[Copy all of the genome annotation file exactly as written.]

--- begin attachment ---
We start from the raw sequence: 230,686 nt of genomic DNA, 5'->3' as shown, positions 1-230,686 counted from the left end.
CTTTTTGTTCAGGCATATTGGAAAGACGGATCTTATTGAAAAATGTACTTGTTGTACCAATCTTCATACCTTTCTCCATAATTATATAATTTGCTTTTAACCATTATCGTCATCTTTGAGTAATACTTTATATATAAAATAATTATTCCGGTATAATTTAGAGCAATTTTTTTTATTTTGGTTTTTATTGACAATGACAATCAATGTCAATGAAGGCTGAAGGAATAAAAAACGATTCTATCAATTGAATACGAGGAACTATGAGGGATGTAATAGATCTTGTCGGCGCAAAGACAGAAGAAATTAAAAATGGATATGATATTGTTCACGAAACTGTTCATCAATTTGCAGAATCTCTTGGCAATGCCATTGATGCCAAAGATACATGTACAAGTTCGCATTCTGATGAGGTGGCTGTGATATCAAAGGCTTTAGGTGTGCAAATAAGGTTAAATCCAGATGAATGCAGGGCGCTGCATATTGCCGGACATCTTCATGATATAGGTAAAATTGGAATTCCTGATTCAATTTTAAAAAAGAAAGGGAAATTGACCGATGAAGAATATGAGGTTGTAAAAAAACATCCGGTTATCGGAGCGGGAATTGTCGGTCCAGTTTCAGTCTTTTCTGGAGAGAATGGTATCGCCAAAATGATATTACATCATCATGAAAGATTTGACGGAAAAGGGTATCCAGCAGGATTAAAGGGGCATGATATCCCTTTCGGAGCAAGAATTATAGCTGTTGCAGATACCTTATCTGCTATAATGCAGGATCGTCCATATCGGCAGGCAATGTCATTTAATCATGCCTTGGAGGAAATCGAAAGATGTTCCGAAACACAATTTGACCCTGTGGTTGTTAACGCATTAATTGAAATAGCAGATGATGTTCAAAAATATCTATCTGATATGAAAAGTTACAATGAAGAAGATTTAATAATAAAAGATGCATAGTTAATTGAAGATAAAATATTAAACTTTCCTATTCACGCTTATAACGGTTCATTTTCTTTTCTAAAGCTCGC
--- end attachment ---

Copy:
We start from the raw sequence: 230,686 nt of genomic DNA, 5'->3' as shown, positions 1-230,686 counted from the left end.
CTTTTTGTTCAGGCATATTGGAAAGACGGATCTTATTGAAAAATGTACTTGTTGTACCAATCTTCATACCTTTCTCCATAATTATATAATTTGCTTTTAACCATTATCGTCATCTTTGAGTAATACTTTATATATAAAATAATTATTCCGGTATAATTTAGAGCAATTTTTTTTATTTTGGTTTTTATTGACAATGACAATCAATGTCAATGAAGGCTGAAGGAATAAAAAACGATTCTATCAATTGAATACGAGGAACTATGAGGGATGTAATAGATCTTGTCGGCGCAAAGACAGAAGAAATTAAAAATGGATATGATATTGTTCACGAAACTGTTCATCAATTTGCAGAATCTCTTGGCAATGCCATTGATGCCAAAGATACATGTACAAGTTCGCATTCTGATGAGGTGGCTGTGATATCAAAGGCTTTAGGTGTGCAAATAAGGTTAAATCCAGATGAATGCAGGGCGCTGCATATTGCCGGACATCTTCATGATATAGGTAAAATTGGAATTCCTGATTCAATTTTAAAAAAGAAAGGGAAATTGACCGATGAAGAATATGAGGTTGTAAAAAAACATCCGGTTATCGGAGCGGGAATTGTCGGTCCAGTTTCAGTCTTTTCTGGAGAGAATGGTATCGCCAAAATGATATTACATCATCATGAAAGATTTGACGGAAAAGGGTATCCAGCAGGATTAAAGGGGCATGATATCCCTTTCGGAGCAAGAATTATAGCTGTTGCAGATACCTTATCTGCTATAATGCAGGATCGTCCATATCGGCAGGCAATGTCATTTAATCATGCCTTGGAGGAAATCGAAAGATGTTCCGAAACACAATTTGACCCTGTGGTTGTTAACGCATTAATTGAAATAGCAGATGATGTTCAAAAATATCTATCTGATATGAAAAGTTACAATGAAGAAGATTTAATAATAAAAGATGCATAGTTAATTGAAGATAAAATATTAAACTTTCCTATTCACGCTTATAACGGTTCATTTTCTTTTCTAAAGCTCGC